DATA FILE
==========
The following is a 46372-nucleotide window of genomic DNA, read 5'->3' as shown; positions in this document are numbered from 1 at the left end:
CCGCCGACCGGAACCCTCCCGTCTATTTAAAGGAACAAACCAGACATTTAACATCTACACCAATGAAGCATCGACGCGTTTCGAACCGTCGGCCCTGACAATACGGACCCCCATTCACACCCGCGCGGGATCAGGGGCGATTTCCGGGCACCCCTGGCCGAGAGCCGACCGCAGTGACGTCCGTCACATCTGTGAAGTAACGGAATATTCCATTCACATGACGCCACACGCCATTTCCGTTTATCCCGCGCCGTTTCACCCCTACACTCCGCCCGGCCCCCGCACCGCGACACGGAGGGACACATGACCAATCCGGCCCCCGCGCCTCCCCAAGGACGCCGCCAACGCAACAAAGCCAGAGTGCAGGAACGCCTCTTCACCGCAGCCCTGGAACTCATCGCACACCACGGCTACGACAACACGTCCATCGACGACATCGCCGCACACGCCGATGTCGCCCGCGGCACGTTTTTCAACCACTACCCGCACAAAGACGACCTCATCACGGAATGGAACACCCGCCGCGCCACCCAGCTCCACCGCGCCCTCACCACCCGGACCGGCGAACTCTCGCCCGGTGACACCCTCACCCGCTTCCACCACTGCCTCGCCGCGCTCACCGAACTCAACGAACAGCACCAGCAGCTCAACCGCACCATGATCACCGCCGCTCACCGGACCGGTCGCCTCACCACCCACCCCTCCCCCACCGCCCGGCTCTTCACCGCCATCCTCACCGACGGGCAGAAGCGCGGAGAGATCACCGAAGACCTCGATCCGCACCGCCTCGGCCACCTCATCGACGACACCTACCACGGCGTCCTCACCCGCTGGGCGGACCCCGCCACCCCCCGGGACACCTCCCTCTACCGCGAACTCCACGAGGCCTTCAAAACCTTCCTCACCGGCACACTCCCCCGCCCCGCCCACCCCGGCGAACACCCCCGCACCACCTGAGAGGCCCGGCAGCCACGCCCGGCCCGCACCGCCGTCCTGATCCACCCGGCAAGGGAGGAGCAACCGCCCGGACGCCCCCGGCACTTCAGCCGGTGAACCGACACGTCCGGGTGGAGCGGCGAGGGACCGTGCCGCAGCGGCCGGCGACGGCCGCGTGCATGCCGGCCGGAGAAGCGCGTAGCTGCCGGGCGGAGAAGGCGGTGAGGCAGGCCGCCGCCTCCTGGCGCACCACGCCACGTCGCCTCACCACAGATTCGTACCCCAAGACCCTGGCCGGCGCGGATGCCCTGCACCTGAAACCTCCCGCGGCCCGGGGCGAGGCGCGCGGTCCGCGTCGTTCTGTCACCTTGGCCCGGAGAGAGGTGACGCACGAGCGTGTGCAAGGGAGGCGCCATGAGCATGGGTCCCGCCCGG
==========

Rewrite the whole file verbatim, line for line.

The following is a 46372-nucleotide window of genomic DNA, read 5'->3' as shown; positions in this document are numbered from 1 at the left end:
CCGCCGACCGGAACCCTCCCGTCTATTTAAAGGAACAAACCAGACATTTAACATCTACACCAATGAAGCATCGACGCGTTTCGAACCGTCGGCCCTGACAATACGGACCCCCATTCACACCCGCGCGGGATCAGGGGCGATTTCCGGGCACCCCTGGCCGAGAGCCGACCGCAGTGACGTCCGTCACATCTGTGAAGTAACGGAATATTCCATTCACATGACGCCACACGCCATTTCCGTTTATCCCGCGCCGTTTCACCCCTACACTCCGCCCGGCCCCCGCACCGCGACACGGAGGGACACATGACCAATCCGGCCCCCGCGCCTCCCCAAGGACGCCGCCAACGCAACAAAGCCAGAGTGCAGGAACGCCTCTTCACCGCAGCCCTGGAACTCATCGCACACCACGGCTACGACAACACGTCCATCGACGACATCGCCGCACACGCCGATGTCGCCCGCGGCACGTTTTTCAACCACTACCCGCACAAAGACGACCTCATCACGGAATGGAACACCCGCCGCGCCACCCAGCTCCACCGCGCCCTCACCACCCGGACCGGCGAACTCTCGCCCGGTGACACCCTCACCCGCTTCCACCACTGCCTCGCCGCGCTCACCGAACTCAACGAACAGCACCAGCAGCTCAACCGCACCATGATCACCGCCGCTCACCGGACCGGTCGCCTCACCACCCACCCCTCCCCCACCGCCCGGCTCTTCACCGCCATCCTCACCGACGGGCAGAAGCGCGGAGAGATCACCGAAGACCTCGATCCGCACCGCCTCGGCCACCTCATCGACGACACCTACCACGGCGTCCTCACCCGCTGGGCGGACCCCGCCACCCCCCGGGACACCTCCCTCTACCGCGAACTCCACGAGGCCTTCAAAACCTTCCTCACCGGCACACTCCCCCGCCCCGCCCACCCCGGCGAACACCCCCGCACCACCTGAGAGGCCCGGCAGCCACGCCCGGCCCGCACCGCCGTCCTGATCCACCCGGCAAGGGAGGAGCAACCGCCCGGACGCCCCCGGCACTTCAGCCGGTGAACCGACACGTCCGGGTGGAGCGGCGAGGGACCGTGCCGCAGCGGCCGGCGACGGCCGCGTGCATGCCGGCCGGAGAAGCGCGTAGCTGCCGGGCGGAGAAGGCGGTGAGGCAGGCCGCCGCCTCCTGGCGCACCACGCCACGTCGCCTCACCACAGATTCGTACCCCAAGACCCTGGCCGGCGCGGATGCCCTGCACCTGAAACCTCCCGCGGCCCGGGGCGAGGCGCGCGGTCCGCGTCGTTCTGTCACCTTGGCCCGGAGAGAGGTGACGCACGAGCGTGTGCAAGGGAGGCGCCATGAGCATGGGTCCCGCCCGG